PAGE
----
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   I        WRITING

The photo on the left was snapped by photographer, Carol Yoho, during a book signing at the 414 Warehouse Gallery in Topeka, Kansas where she, author Cynthia Stotlar, and I shared a table. The big bruiser beside me is my disc jockey buddy, Jack Diamond, who shows up as a character named Jack Ryman in my Noto mysteries. He actually does work at internet radio station WREN, just the way it's told in Yellow, Green, Blue & Dead, and in Murder in Magenta.
    People always ask how I got started writing. I don't remember starting. I've never had any real skills, but I do have an abundance of curiosity and interests. I looked into things, wrote about what I learned, and jobs - not a career - more or less happened.
    What I love about being a writer is the amount of research I have to do on so many subjects. During the length of time it takes to write a novel, I'm an authority on everything factual in my book. Retention is another matter, but for a few months, I'm a whiz on whatever it is I'm writing about. 
    I've never been much of a party person; I've always hung out with Raymond Chandler, John D. MacDonald, Sue Grafton, Robert Parker and my favorite, Margaret Truman. Her mysteries are brilliant. Before I sit down at my desk to  begin writing, I read a few pages of a book by any one of them. It's like having breakfast with friends who inspire and energize. From Chandler I learned  plotting. I studied the way MacDonald turns a phrase with such ease and color. Sue Grafton is the epitome of good, believable dialogue; I study her work the way a college student crams for an exam. Parker helps me understand how to do away with a lot of unnecessary explanation, and from Truman I've learned that it's all right to let intelligence show in your work.
    Without a career plan, I fell into writing commercials, first for radio station KSAL in Salina, Kansas, then for television and Midwest ad agencies. Later, I worked for CBS and MGM in L.A. It was a fluke that I wrote my first novel. At sixty-seven my husband left me for another woman. His mother. I was driving around, trying to think how to kill him, when it dawned on me I actually had a story plot. I wrote Murder in the Movies, did him in really good, and sent it off to a publisher who released it eight months later. It's been in print ever since. Harlequin World Wide Mysteries picked it up for paperback release in 2010, which flattered the daylights out of me. I call it The Little Book That Just Won't Die. Thank you dear ex-husband for walking off and leaving me to a surprising and wonderful career as a novelist.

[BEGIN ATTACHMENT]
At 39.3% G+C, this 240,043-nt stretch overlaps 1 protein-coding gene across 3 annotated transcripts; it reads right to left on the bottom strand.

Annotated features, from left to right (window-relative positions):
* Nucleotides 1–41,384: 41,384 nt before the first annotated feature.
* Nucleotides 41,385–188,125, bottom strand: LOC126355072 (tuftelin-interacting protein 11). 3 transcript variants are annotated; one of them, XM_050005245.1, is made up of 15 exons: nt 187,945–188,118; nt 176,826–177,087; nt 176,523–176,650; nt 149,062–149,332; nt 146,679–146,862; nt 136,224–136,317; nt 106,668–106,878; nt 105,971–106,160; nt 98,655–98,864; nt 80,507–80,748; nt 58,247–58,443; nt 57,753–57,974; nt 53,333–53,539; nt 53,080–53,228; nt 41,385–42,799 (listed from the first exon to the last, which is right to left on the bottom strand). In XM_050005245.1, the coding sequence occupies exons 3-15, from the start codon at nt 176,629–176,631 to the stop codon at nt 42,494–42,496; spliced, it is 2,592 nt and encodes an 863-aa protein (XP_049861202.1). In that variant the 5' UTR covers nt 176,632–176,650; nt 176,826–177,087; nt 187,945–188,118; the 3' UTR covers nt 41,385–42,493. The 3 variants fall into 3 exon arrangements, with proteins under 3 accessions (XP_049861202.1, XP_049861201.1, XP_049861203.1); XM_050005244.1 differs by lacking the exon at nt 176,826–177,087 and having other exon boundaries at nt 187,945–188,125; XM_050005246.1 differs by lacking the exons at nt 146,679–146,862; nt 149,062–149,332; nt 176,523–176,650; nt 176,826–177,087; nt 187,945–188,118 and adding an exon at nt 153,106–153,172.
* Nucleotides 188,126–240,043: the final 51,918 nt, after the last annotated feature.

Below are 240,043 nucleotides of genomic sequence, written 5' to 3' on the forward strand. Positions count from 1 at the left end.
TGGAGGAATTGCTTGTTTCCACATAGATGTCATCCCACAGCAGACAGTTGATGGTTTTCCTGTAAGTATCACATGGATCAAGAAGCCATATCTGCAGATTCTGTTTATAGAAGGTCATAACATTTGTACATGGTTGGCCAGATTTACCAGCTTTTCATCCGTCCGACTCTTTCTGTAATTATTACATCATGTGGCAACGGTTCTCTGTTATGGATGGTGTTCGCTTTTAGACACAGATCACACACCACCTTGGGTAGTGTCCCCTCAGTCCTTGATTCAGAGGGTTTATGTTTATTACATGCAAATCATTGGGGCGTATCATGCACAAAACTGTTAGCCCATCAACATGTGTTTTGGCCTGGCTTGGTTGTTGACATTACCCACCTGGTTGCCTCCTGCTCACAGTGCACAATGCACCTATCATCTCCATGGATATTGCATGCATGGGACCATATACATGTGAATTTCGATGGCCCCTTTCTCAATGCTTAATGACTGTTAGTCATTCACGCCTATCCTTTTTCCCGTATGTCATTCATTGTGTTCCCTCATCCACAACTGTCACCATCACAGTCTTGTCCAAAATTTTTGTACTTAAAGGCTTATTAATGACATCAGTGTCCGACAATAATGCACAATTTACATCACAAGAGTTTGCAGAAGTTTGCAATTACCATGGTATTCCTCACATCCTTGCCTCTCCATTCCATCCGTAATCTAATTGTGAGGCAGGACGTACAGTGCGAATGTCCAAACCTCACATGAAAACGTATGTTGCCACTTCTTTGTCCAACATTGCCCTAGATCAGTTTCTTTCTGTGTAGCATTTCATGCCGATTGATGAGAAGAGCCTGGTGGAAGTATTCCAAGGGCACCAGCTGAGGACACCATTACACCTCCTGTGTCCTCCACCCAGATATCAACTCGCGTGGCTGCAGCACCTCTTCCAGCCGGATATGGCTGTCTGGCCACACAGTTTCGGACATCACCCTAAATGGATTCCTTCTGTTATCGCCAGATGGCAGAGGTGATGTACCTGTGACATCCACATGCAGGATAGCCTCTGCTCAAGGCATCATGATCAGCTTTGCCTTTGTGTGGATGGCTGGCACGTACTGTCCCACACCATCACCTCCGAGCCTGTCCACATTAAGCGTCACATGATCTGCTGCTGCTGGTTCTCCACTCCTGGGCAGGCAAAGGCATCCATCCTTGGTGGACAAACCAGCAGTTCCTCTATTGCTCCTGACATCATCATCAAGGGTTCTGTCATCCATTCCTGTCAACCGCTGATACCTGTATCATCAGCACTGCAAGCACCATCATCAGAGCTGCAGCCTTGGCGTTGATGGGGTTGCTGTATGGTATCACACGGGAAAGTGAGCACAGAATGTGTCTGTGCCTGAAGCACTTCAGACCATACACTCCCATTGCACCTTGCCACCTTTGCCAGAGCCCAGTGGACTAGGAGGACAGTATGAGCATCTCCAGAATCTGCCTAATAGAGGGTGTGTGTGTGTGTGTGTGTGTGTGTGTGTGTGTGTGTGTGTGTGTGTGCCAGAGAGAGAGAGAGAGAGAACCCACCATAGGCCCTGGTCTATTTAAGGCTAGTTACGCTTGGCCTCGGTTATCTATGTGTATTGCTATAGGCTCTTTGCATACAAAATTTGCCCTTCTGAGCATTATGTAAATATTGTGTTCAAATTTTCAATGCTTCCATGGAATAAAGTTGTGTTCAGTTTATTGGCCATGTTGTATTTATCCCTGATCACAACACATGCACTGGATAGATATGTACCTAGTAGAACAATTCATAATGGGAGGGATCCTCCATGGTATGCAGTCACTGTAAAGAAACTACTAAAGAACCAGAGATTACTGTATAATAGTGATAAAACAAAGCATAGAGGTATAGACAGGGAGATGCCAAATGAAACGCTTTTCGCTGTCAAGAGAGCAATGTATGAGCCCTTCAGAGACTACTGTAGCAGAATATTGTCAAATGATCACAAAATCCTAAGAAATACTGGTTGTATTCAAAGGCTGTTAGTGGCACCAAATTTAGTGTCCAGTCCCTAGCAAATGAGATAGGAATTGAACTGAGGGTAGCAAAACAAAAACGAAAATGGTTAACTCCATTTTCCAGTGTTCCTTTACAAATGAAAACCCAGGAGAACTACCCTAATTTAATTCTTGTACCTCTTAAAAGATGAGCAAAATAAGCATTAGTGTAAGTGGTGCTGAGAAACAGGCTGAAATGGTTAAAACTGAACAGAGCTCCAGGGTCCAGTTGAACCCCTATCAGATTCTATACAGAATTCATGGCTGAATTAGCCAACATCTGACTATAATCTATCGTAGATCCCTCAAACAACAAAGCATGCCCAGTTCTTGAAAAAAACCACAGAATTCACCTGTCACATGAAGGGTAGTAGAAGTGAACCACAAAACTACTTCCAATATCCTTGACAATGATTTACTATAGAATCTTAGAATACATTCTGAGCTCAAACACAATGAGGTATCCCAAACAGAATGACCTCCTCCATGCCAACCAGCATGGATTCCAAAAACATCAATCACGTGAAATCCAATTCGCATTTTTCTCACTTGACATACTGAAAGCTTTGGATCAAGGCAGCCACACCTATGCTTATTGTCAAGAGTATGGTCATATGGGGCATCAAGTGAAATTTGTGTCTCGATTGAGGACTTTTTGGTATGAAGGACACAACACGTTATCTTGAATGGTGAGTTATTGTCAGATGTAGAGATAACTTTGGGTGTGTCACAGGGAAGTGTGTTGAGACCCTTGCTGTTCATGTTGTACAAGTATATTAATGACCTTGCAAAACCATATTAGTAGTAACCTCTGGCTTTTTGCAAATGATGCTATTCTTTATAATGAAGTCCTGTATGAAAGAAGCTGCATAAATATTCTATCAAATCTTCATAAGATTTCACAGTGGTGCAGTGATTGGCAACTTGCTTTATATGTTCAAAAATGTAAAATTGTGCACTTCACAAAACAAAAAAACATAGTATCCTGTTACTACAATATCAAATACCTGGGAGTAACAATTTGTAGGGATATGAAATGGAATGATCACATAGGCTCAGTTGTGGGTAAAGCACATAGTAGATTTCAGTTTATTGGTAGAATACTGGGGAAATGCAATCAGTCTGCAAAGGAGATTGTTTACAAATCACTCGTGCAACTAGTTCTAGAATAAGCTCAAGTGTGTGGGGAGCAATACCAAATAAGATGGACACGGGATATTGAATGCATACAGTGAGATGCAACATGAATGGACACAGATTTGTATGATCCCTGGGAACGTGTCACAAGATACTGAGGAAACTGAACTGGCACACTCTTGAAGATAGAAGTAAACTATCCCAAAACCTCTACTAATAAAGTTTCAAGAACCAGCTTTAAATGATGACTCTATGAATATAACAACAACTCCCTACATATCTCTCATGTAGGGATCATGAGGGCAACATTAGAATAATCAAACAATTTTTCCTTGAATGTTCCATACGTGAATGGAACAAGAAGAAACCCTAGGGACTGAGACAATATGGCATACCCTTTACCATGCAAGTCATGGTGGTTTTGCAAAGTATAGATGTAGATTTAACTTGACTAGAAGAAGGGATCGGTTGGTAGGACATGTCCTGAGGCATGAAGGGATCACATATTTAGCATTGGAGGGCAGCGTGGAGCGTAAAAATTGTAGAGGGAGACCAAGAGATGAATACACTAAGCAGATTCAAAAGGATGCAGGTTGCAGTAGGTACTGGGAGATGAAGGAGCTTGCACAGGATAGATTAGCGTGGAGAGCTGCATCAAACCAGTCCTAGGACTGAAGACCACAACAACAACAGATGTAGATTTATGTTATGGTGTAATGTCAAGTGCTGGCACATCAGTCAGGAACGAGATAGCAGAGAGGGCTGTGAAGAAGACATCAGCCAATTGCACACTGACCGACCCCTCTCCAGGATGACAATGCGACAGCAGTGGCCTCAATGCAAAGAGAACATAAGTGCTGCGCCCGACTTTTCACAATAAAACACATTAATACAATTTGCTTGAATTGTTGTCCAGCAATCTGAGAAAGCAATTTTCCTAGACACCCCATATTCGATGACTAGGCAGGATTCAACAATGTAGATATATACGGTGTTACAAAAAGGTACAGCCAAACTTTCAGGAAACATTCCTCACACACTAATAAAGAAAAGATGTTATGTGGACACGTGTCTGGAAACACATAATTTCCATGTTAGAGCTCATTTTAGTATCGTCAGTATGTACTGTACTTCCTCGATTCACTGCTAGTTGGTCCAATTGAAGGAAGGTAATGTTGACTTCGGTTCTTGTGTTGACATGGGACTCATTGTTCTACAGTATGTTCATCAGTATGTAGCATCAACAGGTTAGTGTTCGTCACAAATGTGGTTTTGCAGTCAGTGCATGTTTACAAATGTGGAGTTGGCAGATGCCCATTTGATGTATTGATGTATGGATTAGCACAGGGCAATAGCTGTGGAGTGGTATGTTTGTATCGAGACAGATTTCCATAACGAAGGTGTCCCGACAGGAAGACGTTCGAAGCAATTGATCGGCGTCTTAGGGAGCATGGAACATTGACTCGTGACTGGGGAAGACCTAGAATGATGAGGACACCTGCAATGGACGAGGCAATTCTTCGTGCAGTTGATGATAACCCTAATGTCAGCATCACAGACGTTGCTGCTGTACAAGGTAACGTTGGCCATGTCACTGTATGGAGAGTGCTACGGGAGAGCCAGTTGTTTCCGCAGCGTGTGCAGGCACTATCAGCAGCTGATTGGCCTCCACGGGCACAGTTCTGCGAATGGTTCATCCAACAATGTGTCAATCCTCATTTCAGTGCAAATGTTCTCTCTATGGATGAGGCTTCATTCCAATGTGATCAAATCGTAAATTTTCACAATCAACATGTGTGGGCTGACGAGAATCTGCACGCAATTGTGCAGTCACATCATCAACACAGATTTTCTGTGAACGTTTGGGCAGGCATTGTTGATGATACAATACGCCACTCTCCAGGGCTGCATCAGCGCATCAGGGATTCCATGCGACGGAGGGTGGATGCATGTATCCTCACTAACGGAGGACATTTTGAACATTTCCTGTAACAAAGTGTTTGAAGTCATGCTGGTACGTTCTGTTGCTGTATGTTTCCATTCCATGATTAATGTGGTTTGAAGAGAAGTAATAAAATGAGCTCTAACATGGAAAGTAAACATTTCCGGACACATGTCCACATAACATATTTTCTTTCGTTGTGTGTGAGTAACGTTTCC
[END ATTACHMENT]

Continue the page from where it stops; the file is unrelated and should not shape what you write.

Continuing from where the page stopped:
Since I wasn't ticked off at anyone else, it took a while for me to come up with  novel #2.
    I was in Hawaii on business when someone asked where I was from. I said I wasn't actually from Topeka, Kansas, but that I'd just bought a home there to be near my daughter who lived on a farm outside town. The businessman made a derogatory remark about the city. On the flight back, I decided to set a mystery in Topeka and make it a kind of valentine to the town. Invitation to a Murder was published by L&L Dreamspell a few months later.  
    Yellow, Green, Blue & Dead and also Murder in Magenta came about because Topeka has a trendy little art district brimming with atmosphere. I set those two mysteries there then decided to weave Jack and radio station WREN into the plot. I got so carried away with using real people and real places, I ended up making my friend, Deb Goodrich, the "star" in the books. Readers can actually go to North Topeka (NoTo) and follow the route taken by characters in the books, see the actual places, eat at Bradley's Corner Cafe, just as it's written in the stories. I got that idea when readers told me how they planned their Hollywood vacation around streets and businesses named in Murder in the Movies. Now I set all of my stories in real places that readers can find. 
       Years ago, my (ex) husband and I produced children's audio programs. We called them The Magic of... Each new title would complete that sentence. I wrote and directed them, but we never really did anything with the company. Recently, I ran across the material in files that had been in storage. It seemed a shame to let the stories go to waste, so I re-wrote them into books and did the narration on CDs. The first one is The Magic of ... Apples, Bees & Calico Cats. The central character is named for my great-granddaughter, Maya Alexandria. A new baby girl, Elsi, prompted the writing of Is There Really a Santa, asked Elsi and, for them both, I wrote Maya and Elsi's Teddy Bear Adventure.